Tesla also had to replace several other smaller components, but as we reported last week, Tesla attempted a Model 3 production ramp up in September and the changes have slowed down since.

      They did manage to ship a record number of Model X in Q3 to make up for the lack of Model 3, but they've been recalled because of the new 'folding' rear seat.

      • (Score: 0) by Anonymous Coward on Sunday October 15 2017, @03:40AM

        by Anonymous Coward on Sunday October 15 2017, @03:40AM (#582506)

        Well, from the linked Jobs page, they are currently hiring "Agile Scrum Master [taleo.net]", so that explains that. Break Early, Break Often

      • (Score: 5, Interesting) by bzipitidoo on Sunday October 15 2017, @03:48AM (4 children)

        by bzipitidoo (4388) on Sunday October 15 2017, @03:48AM (#582511) Journal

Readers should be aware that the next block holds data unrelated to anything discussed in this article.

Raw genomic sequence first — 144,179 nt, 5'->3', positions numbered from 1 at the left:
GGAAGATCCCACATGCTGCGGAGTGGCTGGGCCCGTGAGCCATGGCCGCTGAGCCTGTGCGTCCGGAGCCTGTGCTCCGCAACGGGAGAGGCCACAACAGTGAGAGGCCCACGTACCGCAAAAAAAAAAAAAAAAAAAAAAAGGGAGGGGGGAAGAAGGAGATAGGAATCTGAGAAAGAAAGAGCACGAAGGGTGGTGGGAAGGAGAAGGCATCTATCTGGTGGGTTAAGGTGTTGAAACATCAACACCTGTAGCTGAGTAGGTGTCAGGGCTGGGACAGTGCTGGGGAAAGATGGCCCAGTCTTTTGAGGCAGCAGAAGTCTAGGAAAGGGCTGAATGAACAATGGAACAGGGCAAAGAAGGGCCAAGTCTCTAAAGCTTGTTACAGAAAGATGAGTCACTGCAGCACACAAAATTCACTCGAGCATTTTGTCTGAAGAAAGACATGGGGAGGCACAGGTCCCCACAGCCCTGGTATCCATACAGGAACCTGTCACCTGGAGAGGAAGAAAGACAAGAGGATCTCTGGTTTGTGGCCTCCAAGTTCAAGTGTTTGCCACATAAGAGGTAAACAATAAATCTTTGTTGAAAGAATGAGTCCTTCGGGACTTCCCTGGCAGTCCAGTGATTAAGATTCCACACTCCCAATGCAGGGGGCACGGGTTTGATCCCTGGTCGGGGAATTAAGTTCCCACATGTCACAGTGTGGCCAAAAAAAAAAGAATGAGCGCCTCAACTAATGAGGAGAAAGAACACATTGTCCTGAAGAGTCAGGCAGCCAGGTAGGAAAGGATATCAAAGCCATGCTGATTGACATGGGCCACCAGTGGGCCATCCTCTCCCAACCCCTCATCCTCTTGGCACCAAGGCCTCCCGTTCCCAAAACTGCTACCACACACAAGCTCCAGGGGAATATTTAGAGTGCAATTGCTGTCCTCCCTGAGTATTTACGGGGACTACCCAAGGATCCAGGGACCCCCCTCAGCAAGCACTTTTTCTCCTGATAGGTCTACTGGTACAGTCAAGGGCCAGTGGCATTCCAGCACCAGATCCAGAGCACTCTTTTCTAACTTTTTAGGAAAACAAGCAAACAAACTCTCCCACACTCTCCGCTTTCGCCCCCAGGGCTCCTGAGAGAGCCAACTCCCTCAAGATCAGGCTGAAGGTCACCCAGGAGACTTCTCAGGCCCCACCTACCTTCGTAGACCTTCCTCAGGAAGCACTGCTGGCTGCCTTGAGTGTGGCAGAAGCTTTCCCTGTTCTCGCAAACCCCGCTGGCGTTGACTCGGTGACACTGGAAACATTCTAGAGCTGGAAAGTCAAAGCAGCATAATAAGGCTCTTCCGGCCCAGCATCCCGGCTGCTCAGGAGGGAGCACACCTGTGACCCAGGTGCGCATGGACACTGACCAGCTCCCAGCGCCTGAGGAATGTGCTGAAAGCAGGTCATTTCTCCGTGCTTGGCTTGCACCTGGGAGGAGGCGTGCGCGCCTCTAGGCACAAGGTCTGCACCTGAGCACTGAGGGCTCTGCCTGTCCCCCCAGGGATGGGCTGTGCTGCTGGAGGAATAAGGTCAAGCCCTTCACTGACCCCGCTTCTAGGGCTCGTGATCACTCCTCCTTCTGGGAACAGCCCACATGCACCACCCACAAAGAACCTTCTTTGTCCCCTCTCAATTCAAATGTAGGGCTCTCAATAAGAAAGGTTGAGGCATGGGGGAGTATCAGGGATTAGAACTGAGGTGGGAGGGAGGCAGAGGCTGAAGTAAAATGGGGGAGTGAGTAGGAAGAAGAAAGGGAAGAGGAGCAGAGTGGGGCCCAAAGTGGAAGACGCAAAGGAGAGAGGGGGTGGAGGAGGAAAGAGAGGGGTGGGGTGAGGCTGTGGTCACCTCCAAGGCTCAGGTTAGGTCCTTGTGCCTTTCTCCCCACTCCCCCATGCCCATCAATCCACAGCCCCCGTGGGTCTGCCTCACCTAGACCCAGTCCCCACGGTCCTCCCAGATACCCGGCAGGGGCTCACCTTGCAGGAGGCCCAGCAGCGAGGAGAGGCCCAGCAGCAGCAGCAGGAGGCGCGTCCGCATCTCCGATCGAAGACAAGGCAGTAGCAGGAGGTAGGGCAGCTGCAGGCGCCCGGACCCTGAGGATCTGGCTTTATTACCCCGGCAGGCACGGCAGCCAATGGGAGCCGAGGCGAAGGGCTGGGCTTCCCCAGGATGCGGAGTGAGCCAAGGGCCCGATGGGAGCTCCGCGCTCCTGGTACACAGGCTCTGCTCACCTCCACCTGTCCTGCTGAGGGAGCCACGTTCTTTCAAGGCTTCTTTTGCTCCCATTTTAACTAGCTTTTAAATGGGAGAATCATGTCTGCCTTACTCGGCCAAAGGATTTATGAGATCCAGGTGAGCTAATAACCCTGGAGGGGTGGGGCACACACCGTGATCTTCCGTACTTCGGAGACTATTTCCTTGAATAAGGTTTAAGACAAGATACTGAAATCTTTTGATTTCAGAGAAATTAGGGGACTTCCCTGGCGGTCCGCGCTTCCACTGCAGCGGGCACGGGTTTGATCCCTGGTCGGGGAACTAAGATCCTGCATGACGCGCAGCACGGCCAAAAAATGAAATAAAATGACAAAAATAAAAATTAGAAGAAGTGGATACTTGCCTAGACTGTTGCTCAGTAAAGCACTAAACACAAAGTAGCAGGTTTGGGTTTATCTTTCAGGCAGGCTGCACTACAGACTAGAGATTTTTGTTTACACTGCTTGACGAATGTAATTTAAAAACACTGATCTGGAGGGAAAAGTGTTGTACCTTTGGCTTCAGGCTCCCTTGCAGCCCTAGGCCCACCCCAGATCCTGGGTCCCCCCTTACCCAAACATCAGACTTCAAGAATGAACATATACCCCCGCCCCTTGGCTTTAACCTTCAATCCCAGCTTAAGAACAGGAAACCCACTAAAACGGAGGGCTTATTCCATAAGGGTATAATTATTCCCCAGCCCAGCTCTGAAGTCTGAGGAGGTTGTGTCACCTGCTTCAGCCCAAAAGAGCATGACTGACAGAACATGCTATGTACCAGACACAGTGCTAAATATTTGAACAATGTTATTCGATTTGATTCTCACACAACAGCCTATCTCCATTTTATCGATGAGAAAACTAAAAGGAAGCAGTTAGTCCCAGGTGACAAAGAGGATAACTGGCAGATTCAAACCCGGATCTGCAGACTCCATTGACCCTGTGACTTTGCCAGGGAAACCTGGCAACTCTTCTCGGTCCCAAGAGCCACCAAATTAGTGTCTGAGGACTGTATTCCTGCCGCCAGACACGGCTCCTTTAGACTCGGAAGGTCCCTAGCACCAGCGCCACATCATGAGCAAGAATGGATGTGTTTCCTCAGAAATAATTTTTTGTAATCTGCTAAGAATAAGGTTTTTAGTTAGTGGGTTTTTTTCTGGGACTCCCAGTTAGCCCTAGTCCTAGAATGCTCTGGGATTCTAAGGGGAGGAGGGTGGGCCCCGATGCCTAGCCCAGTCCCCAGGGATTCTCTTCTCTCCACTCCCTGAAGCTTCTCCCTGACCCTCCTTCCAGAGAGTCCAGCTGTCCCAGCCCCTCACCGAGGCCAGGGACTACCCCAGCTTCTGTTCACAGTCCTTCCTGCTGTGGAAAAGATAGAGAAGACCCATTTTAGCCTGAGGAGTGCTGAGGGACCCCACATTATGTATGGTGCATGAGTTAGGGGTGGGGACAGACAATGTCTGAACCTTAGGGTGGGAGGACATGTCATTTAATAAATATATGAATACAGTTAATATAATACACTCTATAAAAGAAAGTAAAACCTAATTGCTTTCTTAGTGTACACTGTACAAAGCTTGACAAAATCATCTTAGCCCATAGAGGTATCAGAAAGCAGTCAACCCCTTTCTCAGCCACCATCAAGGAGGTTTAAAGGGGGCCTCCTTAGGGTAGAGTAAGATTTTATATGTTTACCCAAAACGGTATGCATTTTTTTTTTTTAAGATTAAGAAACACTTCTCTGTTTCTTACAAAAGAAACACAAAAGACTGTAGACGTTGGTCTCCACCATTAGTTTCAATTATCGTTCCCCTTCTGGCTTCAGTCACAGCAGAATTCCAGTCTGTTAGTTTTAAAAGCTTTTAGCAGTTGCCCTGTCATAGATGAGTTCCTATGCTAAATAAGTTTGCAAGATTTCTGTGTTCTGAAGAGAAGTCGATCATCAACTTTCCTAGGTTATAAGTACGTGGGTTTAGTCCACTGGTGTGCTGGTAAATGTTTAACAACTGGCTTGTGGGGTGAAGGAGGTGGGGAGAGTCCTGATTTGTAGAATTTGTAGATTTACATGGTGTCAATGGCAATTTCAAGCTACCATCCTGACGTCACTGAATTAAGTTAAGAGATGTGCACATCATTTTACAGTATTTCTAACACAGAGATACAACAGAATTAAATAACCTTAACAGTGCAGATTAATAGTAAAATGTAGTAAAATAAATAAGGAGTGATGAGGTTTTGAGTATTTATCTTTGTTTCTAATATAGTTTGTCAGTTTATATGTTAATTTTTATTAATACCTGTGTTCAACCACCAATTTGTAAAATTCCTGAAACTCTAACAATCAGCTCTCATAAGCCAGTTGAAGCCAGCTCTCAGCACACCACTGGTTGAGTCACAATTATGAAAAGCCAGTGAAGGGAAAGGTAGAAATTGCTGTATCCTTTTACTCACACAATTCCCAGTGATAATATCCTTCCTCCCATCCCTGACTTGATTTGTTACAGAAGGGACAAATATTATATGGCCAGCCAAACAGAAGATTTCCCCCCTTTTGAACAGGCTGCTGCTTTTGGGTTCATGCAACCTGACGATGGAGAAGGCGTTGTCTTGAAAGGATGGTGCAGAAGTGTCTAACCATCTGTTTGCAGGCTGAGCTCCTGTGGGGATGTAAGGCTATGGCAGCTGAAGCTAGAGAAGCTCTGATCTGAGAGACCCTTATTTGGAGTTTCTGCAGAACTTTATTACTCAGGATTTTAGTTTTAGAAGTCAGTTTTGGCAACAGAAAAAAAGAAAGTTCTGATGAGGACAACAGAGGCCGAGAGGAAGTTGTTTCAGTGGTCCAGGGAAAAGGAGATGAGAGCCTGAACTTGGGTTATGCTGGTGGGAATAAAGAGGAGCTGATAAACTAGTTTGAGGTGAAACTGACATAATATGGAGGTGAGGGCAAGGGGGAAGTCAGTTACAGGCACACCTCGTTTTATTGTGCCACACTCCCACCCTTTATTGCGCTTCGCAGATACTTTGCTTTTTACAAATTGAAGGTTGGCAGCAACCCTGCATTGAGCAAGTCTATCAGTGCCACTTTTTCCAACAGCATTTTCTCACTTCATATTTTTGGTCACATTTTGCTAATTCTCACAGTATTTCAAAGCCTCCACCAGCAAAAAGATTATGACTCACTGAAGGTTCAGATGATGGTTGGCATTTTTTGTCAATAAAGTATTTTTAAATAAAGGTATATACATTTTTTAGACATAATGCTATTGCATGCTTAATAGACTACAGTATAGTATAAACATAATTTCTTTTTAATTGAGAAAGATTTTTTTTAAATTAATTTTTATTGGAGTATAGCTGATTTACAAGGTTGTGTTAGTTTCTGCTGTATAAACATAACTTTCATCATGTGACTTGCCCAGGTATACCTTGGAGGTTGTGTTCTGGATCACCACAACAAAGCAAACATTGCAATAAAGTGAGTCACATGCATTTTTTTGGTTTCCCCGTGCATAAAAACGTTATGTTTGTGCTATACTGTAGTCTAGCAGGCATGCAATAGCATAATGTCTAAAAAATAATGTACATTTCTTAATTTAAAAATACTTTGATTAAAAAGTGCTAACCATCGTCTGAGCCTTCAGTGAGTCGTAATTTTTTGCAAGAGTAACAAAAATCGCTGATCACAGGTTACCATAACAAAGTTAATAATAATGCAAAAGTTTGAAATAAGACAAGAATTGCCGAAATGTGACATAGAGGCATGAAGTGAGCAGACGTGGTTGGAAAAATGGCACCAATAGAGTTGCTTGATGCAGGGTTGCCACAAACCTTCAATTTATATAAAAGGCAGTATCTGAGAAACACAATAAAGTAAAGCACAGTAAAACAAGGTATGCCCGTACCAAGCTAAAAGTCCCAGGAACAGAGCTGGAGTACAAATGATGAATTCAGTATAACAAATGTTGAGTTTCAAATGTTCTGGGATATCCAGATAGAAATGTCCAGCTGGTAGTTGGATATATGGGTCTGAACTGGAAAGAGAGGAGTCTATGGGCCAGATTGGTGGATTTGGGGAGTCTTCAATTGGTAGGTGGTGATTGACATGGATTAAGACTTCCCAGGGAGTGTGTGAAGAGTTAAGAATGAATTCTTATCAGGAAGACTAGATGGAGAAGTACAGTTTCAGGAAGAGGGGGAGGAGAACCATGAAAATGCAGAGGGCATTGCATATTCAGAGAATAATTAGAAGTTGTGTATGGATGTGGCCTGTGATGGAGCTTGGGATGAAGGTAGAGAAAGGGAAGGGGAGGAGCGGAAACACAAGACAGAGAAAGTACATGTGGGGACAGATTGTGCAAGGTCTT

Makes me wonder how smart Tesla and Musk really are. I mean, condensation problem in the headlights, really? That's a very old problem. I had a 1988 Ford Escort susceptible to that. (That car was nothing but trouble, thanks to American manufacturers' shabby attitude towards little cars. Built them way too cheap. In those days, had to get Japanese to get a decent quality little car.) Fixed it myself by adding more air and drain holes.

        Doesn't Tesla have any old car guys who have the long memories of automobile defects back to the 1960s, so they can avoid the mistakes made 30 years ago?

        • (Score: 3, Insightful) by n1 on Sunday October 15 2017, @03:54AM (1 child)

          by n1 (993) on Sunday October 15 2017, @03:54AM (#582512) Journal

          They manufacture cars, and as i'm often reminded 'the fastest production car in the world' (0-60, once or twice for 1/4 of a mile)

          But with these complex 'computers on wheels' they decided to skip the beta phase this time and just go to 'early production'